Watering the Future

Africa holds the key to the global population’s growing demand for food.
The continent has many hectares of untouched land, waiting to grow the crops needed to feed the ever increasing demands of a growing population.
The land is there, the demand is there and yet the supply has not been able to follow
The logical question is: why supply is not keeping up with demand?
It has been said by the experts that just seven percent of Africa’s arable land is under irrigation and this is contributing to the food problems affecting Africans.
Jonathan Kamkwaka, writing for the World Bank blog said, “As little as seven percent of the continent’s arable land is irrigated – or artificially watered. The rest of African farmland is subject to the vagaries of erratic rainfall.”
Ultimately, the African citizenry risks hunger if there is inconsistent rainfall.
Jessica Frommer, who is communications manager at EMRC – an international organisation providing a platform for Africa’s private and public sector to come together and discuss partnership opportunities – says the lack of irrigation capacity has put Africa’s food security situation at risk.
Frommer says: “There is no denying that Africa’s climate has put pressure on the continent’s agricultural development, as farmers still only depend on one or two kinds of crops and risk starvation if there is lack of rainfall.
“Many countries in Africa continue to be among the lowest per-capita energy consumers in the world, which is necessary for agricultural development.”
Thus, the growing change in climate patterns is the main issue that is contributing to the lack of agricultural development in Africa and irrigation technology can counter this.
Joe Sanhanga, the executive chair of Ferro Irrigation Systems in Zimbabwe, adds that the growing policy debates within the context of climate change must include serious talk and action on matters related to irrigation.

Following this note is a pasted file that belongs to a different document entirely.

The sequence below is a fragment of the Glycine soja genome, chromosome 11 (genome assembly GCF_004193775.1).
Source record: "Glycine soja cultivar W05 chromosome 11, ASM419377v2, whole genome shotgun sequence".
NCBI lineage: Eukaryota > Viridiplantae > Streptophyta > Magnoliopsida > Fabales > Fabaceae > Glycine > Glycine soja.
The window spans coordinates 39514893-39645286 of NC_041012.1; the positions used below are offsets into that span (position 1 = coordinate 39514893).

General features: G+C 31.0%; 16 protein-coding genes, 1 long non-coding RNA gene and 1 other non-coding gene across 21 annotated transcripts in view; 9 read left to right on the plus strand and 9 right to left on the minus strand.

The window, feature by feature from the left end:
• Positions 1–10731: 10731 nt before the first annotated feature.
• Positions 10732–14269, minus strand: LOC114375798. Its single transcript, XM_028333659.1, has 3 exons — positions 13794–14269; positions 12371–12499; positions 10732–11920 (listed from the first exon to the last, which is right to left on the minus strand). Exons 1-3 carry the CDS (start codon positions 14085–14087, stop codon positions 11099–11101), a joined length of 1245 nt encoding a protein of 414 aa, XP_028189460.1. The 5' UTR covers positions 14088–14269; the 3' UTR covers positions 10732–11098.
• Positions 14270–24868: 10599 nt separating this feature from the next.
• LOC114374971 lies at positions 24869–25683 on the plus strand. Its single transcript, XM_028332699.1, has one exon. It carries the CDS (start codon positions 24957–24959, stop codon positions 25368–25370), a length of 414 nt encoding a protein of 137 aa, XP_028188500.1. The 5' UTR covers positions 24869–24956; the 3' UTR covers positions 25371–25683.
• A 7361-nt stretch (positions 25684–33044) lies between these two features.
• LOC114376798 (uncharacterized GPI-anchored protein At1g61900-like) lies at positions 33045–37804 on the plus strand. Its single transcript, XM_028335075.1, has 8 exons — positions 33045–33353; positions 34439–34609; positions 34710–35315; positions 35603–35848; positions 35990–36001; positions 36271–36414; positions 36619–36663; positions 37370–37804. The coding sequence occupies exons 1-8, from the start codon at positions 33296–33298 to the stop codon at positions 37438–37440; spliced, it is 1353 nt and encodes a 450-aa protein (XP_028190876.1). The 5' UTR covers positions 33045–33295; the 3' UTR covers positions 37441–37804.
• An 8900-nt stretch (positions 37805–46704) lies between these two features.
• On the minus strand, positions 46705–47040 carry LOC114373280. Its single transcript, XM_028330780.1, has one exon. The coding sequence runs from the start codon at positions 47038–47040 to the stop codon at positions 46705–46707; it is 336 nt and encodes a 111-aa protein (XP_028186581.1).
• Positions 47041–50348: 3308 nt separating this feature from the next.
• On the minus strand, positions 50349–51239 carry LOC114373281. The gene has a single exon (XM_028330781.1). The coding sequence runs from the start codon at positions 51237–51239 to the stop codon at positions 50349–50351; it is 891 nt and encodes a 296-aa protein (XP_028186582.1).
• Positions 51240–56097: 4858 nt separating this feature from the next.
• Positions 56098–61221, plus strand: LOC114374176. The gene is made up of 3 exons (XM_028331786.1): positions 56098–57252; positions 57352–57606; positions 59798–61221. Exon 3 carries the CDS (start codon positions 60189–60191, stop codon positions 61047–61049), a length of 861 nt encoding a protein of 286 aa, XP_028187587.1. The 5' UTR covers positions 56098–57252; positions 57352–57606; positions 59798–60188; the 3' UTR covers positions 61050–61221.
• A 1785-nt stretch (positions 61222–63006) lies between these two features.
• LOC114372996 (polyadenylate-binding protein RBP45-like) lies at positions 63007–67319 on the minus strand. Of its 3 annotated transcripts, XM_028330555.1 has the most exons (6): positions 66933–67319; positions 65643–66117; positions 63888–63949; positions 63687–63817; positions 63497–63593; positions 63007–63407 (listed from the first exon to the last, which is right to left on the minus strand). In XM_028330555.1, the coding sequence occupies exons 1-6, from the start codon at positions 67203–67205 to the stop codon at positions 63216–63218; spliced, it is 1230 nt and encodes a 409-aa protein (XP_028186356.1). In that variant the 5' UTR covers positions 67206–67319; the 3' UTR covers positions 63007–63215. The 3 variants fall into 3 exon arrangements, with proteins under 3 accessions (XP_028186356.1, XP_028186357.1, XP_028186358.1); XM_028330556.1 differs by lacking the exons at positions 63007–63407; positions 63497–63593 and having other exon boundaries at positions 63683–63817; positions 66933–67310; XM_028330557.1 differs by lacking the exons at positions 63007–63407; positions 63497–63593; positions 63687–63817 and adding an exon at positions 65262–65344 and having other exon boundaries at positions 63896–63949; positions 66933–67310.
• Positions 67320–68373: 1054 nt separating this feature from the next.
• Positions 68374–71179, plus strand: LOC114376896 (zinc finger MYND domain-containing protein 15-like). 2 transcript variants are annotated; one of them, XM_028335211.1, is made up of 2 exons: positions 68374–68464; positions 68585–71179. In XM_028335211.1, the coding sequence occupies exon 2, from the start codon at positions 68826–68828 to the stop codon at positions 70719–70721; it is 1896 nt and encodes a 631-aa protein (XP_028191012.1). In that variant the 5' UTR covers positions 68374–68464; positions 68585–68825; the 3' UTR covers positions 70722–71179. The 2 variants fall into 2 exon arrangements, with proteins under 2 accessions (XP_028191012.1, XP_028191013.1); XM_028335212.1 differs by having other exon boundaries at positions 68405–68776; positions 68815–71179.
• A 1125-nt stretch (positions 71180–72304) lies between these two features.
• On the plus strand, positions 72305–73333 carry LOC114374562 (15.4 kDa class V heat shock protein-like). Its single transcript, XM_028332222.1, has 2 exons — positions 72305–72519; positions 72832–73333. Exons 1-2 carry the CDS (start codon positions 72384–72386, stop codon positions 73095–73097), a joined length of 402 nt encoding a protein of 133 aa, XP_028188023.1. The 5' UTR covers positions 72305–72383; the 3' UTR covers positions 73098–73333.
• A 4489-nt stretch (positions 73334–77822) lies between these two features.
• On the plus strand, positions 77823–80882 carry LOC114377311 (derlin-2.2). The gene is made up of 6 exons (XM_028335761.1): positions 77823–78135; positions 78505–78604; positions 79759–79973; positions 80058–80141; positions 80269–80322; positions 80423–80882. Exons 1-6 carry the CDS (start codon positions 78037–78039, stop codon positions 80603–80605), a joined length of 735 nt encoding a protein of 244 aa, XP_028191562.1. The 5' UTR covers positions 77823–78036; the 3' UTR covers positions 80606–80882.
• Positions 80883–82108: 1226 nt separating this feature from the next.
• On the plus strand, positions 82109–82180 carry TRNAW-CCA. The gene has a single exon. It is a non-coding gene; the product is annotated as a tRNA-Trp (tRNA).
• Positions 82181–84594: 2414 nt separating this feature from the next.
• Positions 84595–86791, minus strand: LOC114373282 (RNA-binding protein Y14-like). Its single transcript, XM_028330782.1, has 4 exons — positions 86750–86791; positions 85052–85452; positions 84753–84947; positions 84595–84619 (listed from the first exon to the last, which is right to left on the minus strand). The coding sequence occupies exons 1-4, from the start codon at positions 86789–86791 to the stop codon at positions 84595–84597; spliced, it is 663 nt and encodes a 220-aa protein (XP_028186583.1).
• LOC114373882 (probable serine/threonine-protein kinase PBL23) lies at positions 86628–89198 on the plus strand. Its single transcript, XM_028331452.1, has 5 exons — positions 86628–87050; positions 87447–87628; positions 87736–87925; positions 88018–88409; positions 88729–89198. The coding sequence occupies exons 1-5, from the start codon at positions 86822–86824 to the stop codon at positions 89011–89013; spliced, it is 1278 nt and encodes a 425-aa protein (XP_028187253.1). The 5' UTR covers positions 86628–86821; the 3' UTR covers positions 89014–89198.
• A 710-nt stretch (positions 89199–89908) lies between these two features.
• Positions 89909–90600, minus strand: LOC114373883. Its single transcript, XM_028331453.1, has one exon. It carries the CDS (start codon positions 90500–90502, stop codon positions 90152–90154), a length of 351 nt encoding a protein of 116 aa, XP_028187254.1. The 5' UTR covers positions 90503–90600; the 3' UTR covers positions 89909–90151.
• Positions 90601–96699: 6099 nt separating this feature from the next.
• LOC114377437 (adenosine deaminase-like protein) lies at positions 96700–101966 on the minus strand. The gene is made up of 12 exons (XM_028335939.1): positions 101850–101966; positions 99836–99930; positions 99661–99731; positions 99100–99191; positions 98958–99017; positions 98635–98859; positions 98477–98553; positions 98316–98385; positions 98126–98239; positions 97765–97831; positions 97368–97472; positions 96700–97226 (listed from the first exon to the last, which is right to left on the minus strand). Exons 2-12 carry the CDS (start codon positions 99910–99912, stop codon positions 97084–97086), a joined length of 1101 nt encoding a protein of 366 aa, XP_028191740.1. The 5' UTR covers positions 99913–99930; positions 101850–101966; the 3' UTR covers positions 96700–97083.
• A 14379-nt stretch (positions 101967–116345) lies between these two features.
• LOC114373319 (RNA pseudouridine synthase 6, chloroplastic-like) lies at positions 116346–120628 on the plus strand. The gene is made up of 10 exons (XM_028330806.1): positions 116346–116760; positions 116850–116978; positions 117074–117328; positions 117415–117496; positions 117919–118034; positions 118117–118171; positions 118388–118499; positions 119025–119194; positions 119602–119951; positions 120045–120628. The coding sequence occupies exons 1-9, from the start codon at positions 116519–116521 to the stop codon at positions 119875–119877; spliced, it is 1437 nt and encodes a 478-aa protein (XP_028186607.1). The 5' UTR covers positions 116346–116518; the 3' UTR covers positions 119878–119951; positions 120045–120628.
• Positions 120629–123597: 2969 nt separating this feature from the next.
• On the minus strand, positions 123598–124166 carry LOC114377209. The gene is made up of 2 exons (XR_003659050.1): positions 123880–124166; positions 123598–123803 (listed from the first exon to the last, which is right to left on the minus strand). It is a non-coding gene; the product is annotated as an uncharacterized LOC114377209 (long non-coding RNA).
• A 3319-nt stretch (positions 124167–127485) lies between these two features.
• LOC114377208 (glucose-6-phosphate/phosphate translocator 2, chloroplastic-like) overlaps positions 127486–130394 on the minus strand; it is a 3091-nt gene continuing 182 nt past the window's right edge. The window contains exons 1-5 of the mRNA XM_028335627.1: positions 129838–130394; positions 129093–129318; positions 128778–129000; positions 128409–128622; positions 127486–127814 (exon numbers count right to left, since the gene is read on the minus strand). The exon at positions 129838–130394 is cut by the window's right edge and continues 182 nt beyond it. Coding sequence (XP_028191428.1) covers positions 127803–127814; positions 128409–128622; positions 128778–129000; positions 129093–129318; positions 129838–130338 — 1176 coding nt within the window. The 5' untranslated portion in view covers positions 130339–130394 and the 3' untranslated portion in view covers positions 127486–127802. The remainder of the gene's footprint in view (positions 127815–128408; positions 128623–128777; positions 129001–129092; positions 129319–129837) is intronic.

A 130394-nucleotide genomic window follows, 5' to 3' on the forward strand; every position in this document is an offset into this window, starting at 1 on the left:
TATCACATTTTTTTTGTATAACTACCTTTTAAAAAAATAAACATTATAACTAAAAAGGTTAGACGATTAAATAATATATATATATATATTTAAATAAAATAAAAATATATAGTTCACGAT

“In our case to survive, Africans should use new irrigation technologies and desist from traditional rainfed agricultural practices.” The changing rainfall patterns across Africa means more money and energy should be invested in irrigation technologies and support – by way of inputs subsidies – to farmers, especially smallholders.
According to the World Bank, successful agriculture is dependent upon farmers having sufficient access to water.
“There are two main issues linked to water. There is the issue of ‘physical water scarcity,’ which is where there is not enough water to meet all demands, including that needed for ecosystems to function effectively, and ‘economic scarcity,’ which is caused by a lack of investment in water or insufficient human capacity to satisfy the demand for water.”
Thus, policy formulators in Africa should make sure that African farmers are covered when it comes to access to water for their farming activities.
Problems of water scarcity should be remedied and embracing irrigation technologies is the way for the continent.
Food production should be strengthened by improving irrigation and empowering African communities.
Frommer says, “Agriculture and food production in Africa can be strengthened by focusing on improving irrigation, ensuring that water reaches parched lands and strengthening the hands of farmers who produce food against climate odds.”
Irrigation technology can boost crop yields and in the process raise household income on the continent.
According to a World Water Week report titled “Water for wealth and food security: Supporting farmer driven investments in agricultural water management”, expanding the use of smallholder water management techniques could increase yields by up to 300 percent in some cases and could add tens of billions of dollars to household revenues across the African continent. F
or Africa to be able to feed itself, African political and business leaders, along with researchers and other stakeholders, should fund the development and proliferation of simple technologies that alleviate the situation of small-scale producers.
The idea is to promote and sustain food self-sufficiency so that resources can be freed from importing basics and instead invested in other areas that require attention.
They can do this through the simplification of irrigation technology.

May 2013
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